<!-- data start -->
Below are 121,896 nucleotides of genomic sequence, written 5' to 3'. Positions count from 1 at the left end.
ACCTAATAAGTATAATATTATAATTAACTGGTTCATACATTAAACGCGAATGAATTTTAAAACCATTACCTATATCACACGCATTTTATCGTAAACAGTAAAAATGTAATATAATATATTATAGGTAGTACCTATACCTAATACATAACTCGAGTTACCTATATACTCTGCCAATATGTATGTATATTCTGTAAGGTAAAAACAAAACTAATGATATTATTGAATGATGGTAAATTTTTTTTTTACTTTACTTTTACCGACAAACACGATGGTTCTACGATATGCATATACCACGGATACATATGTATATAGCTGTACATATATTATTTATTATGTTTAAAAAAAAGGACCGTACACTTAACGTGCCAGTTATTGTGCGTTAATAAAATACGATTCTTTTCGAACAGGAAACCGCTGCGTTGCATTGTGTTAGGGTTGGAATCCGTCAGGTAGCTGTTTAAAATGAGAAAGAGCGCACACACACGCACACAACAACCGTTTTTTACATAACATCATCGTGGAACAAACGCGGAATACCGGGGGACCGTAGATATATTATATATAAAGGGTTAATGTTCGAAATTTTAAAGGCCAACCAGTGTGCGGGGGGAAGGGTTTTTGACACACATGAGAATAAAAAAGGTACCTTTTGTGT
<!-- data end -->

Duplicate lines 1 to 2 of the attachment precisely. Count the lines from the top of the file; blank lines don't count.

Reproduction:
Below are 121,896 nucleotides of genomic sequence, written 5' to 3'. Positions count from 1 at the left end.
ACCTAATAAGTATAATATTATAATTAACTGGTTCATACATTAAACGCGAATGAATTTTAAAACCATTACCTATATCACACGCATTTTATCGTAAACAGTAAAAATGTAATATAATATATTATAGGTAGTACCTATACCTAATACATAACTCGAGTTACCTATATACTCTGCCAATATGTATGTATATTCTGTAAGGTAAAAACAAAACTAATGATATTATTGAATGATGGTAAATTTTTTTTTTACTTTACTTTTACCGACAAACACGATGGTTCTACGATATGCATATACCACGGATACATATGTATATAGCTGTACATATATTATTTATTATGTTTAAAAAAAAGGACCGTACACTTAACGTGCCAGTTATTGTGCGTTAATAAAATACGATTCTTTTCGAACAGGAAACCGCTGCGTTGCATTGTGTTAGGGTTGGAATCCGTCAGGTAGCTGTTTAAAATGAGAAAGAGCGCACACACACGCACACAACAACCGTTTTTTACATAACATCATCGTGGAACAAACGCGGAATACCGGGGGACCGTAGATATATTATATATAAAGGGTTAATGTTCGAAATTTTAAAGGCCAACCAGTGTGCGGGGGGAAGGGTTTTTGACACACATGAGAATAAAAAAGGTACCTTTTGTGT